While most wagashi are served during the Japanese tea ceremony to offset the taste of the bitter matcha tea, this treat is made from matcha. Thus, the only non-bitter element of this concoction is the pleasingly abstract lump form that’s slightly reminiscent of a lab dissection-gone-wrong.
Nothing makes a University of Chicago student long for spring like seeing the koi start to move about in Botany Pond. To celebrate the first warm days of the season, I modeled this wagashi after it!
Wagashi artisans typically draw inspiration from the nature around them. Our little pond is the closest thing we have to natural inspiration, so I chose to use it as a confectionery emblem of fresh beginnings and spring romance.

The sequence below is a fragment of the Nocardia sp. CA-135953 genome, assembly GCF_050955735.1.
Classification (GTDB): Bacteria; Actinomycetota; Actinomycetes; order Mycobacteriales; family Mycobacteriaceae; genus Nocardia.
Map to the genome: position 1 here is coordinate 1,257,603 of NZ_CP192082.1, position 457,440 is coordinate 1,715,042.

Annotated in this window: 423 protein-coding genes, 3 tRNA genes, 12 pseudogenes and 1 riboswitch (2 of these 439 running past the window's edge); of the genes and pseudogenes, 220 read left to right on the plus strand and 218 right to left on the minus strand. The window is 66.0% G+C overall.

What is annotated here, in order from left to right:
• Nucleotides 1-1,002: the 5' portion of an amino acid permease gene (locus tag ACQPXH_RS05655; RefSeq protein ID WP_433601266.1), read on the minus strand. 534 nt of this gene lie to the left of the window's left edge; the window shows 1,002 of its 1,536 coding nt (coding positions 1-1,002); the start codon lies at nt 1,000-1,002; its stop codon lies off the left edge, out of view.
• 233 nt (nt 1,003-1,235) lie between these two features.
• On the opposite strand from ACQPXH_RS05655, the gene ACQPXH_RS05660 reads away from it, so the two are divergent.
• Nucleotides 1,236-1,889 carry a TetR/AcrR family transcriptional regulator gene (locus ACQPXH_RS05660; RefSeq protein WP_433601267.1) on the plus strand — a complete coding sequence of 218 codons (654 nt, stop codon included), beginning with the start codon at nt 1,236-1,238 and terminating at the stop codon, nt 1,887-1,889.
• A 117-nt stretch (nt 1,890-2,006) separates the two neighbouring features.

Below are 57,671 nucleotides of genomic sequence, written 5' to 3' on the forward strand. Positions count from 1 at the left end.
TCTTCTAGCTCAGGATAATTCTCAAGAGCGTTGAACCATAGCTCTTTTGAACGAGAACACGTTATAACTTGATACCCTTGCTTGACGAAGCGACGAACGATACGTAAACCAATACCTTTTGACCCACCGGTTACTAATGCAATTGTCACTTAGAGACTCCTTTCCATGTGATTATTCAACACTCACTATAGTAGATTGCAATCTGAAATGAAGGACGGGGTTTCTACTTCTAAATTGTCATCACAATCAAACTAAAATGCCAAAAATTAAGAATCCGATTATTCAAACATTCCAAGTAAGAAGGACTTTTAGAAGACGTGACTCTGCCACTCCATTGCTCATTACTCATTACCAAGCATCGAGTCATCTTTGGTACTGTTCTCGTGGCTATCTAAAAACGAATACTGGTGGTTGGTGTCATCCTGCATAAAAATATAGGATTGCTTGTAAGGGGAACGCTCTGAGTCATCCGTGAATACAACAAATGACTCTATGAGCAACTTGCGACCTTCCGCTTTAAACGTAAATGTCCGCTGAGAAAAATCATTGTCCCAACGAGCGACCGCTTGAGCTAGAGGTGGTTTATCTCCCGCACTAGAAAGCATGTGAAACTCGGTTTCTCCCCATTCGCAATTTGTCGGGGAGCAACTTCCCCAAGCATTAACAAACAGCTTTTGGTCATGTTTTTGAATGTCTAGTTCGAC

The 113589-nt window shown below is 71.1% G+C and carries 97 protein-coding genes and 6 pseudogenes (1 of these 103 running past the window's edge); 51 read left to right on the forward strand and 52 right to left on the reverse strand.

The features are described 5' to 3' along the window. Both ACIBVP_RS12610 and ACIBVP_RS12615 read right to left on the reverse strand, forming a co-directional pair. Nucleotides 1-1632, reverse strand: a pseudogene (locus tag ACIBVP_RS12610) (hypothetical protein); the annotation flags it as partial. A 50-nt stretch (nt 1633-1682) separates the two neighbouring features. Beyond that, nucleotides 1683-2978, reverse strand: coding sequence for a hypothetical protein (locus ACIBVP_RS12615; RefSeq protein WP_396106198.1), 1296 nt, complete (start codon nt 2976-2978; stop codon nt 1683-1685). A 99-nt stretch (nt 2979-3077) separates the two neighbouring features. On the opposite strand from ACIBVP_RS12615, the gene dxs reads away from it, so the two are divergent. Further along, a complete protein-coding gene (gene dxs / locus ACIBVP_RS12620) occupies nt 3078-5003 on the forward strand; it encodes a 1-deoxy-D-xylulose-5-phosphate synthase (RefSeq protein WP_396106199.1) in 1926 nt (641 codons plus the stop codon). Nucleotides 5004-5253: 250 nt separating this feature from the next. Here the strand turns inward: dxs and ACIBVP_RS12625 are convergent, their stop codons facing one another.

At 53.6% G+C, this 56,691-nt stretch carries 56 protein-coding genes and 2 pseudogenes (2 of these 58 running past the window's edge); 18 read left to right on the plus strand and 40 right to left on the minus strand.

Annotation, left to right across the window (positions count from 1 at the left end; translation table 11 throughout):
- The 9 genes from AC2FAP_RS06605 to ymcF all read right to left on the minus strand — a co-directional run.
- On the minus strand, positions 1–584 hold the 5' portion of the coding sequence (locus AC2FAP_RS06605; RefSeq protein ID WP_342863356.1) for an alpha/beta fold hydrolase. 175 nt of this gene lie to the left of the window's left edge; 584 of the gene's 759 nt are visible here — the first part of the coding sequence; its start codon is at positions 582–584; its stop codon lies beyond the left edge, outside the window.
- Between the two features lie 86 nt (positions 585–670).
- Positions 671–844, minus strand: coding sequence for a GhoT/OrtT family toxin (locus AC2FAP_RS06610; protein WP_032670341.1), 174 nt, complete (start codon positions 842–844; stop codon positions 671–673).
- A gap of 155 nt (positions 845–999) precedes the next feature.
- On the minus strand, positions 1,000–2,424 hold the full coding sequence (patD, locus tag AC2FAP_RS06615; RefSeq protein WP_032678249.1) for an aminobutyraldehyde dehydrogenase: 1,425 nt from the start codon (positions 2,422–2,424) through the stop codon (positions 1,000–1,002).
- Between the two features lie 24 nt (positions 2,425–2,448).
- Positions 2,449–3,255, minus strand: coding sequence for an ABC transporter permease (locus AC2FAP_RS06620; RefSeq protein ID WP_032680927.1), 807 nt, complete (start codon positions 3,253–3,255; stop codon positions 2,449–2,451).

I made this gelatin using houji-cha, a variety of green tea. One of the options is for the gelatin to be crystal clear. I chose instead to represent the pond after a pop-up spring shower that has made the pond a bit murkier than usual.
The “rocks” at the bottom of the jelly are sweet kuromame black beans. The green maple leaves are made from nerikiri, a mixture of sugar, bean paste, and rice flour.